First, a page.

stackoverflowknows January 31, 2020

This week, #StackOverflowKnows the coronavirus’s long tail, sulfuric acid spills and tiny malicious code

The first month of the new year is almost over just in time for everyone to give up on their resolutions. But fear not! Stack Overflow and our coterie of Exchanges have a bevy of delicious questions to strengthen your resolve. Take a gander at the genetics of the coronavirus, the waste products of Apollo…

The first month of the new year is almost over just in time for everyone to give up on their resolutions. But fear not! Stack Overflow and our coterie of Exchanges have a bevy of delicious questions to strengthen your resolve. Take a gander at the genetics of the coronavirus, the waste products of Apollo 13, and the littlest malicious code.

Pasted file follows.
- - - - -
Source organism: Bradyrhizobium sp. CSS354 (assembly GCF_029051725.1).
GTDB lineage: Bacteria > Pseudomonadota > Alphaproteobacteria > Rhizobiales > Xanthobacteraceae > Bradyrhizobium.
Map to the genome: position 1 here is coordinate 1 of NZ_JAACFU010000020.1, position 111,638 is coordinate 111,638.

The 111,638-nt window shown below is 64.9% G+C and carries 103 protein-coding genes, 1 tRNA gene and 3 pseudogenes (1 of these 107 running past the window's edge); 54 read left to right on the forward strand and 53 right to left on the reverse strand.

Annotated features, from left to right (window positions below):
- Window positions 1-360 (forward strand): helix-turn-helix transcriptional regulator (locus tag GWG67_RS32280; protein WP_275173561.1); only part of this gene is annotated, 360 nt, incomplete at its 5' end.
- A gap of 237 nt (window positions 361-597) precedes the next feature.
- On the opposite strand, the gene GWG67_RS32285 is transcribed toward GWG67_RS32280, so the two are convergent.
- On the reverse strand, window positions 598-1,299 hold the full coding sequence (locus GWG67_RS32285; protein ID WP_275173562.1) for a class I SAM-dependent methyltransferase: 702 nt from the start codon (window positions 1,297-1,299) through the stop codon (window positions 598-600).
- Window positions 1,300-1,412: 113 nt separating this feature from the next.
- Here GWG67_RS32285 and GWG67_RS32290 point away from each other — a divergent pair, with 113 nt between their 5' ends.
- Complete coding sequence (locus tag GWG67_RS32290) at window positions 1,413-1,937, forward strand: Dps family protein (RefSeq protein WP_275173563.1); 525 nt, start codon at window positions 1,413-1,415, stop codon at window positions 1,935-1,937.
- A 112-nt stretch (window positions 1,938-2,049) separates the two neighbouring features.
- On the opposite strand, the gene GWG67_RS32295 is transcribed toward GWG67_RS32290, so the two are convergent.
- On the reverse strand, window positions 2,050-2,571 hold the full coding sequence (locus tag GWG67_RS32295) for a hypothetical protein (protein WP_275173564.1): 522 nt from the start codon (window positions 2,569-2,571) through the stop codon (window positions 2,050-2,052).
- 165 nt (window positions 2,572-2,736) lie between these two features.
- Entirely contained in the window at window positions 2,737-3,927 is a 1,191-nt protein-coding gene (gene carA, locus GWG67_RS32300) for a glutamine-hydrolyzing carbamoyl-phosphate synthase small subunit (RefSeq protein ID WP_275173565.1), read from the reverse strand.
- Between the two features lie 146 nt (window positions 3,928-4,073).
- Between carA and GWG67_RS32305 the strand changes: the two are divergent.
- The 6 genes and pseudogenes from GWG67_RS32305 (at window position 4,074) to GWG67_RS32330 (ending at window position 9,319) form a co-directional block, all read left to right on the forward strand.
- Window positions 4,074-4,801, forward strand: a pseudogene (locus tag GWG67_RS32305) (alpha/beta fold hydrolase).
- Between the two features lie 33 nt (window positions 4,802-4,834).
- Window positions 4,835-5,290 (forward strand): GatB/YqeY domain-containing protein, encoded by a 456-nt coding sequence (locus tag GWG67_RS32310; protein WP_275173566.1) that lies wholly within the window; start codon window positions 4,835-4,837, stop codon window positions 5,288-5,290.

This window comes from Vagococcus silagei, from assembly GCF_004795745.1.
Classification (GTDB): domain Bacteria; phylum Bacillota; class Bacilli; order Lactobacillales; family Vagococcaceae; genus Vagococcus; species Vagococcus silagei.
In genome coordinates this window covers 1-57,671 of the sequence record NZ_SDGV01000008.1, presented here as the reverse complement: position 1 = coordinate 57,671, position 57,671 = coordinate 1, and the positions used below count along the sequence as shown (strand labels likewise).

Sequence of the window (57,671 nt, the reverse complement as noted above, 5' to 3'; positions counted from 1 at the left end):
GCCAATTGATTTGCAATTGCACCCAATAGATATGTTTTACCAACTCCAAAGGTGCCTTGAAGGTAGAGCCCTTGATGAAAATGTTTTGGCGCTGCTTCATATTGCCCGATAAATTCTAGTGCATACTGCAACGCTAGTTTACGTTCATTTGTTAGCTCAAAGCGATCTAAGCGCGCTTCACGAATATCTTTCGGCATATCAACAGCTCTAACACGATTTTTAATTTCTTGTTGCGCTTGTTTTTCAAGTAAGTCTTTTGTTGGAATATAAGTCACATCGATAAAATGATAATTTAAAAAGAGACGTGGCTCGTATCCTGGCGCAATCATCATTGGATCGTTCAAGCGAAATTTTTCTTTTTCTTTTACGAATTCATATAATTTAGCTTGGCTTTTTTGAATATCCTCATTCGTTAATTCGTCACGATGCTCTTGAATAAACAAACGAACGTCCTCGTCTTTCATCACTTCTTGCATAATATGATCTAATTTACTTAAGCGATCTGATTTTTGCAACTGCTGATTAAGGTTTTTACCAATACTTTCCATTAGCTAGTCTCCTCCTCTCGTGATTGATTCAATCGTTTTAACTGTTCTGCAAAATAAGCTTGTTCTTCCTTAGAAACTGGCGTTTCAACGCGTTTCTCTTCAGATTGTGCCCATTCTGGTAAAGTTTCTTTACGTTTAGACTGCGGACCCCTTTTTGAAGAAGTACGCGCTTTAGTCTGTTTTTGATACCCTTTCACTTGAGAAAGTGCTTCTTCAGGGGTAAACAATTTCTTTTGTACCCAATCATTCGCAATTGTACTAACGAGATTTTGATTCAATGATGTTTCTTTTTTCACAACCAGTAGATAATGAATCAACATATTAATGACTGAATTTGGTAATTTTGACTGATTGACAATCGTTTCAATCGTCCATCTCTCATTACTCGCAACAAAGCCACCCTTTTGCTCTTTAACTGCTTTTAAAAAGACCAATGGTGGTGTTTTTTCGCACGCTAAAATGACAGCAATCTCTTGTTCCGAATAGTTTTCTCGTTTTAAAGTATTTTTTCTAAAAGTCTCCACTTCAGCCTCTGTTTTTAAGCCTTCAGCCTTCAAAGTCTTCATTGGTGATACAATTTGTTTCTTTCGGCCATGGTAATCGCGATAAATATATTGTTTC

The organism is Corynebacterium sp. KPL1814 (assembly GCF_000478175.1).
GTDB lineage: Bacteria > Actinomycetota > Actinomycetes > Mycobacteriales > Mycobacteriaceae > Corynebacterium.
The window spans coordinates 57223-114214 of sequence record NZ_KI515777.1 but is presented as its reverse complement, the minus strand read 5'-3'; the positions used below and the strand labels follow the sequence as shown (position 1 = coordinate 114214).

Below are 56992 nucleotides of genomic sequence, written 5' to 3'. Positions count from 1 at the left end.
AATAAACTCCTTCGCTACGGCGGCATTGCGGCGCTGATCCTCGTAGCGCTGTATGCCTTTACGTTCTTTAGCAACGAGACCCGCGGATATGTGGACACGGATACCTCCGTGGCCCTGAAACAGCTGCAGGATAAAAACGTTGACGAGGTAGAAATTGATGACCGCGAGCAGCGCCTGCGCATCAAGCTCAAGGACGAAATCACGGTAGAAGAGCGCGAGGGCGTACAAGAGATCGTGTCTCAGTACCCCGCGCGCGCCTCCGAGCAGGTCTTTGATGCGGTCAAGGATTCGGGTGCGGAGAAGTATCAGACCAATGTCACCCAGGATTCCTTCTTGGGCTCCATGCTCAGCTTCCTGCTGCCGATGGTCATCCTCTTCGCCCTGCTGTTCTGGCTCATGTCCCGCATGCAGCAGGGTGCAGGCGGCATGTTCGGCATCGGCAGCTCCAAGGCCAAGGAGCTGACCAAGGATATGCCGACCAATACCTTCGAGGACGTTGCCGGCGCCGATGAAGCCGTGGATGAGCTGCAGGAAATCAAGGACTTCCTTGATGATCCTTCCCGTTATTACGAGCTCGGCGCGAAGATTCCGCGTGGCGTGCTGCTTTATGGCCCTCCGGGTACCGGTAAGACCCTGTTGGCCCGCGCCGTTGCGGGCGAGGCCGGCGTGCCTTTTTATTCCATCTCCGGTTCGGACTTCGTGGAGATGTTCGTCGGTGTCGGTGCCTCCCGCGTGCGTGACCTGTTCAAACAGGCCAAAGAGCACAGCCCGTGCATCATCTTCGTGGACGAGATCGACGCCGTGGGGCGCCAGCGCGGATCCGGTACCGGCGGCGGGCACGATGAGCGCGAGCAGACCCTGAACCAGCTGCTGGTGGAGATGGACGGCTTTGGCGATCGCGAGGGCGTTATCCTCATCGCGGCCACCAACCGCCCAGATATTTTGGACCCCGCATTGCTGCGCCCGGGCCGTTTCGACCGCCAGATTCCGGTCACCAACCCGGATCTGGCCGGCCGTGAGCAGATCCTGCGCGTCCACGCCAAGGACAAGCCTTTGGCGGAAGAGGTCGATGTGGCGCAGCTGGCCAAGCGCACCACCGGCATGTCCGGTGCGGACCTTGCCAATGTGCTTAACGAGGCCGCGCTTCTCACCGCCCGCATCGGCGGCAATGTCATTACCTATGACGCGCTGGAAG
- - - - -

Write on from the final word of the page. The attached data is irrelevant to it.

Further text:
Why does the Wuhan coronavirus genome end in aaaaaaaaaaaaaaaaaaaaaaaaaaaaaaaaa (33 a’s)?

bioinformatics.stackexchange.com

One of our Stack Exchange communities sheds a little light on the genetic makeup of the Wuhan coronavirus and the strange set of nucleotides at the end. 

 What did the Apollo missions do with old LiOH canisters & the water they produced? 

space.stackexchange.com 

My memory of Apollo 13 is a little rusty, but I don’t remember Tom Hanks properly disposing of the used canisters in the movie. 

Neutralizing a sulfuric acid spill

chemistry.stackexchange.com

When you spilled that sulfuric acid, again. — “Asking for a friend.”

Can malicious code fit in 14 bytes?

security.stackexchange.com

Honey, I shrunk the malicious code! Some people say that good things come in small packages. Apparently, bad things can also come in small packages. 

Is 128-bit security still considered strong in 2020, within the context of both ECC Asym & Sym ciphers?

crypto.stackexchange.com

128-bit is still secure unless the attacker has 34 million years and .1 nanoseconds worth of the total energy output of the sun. But you can probably bump up to 256 if you want.

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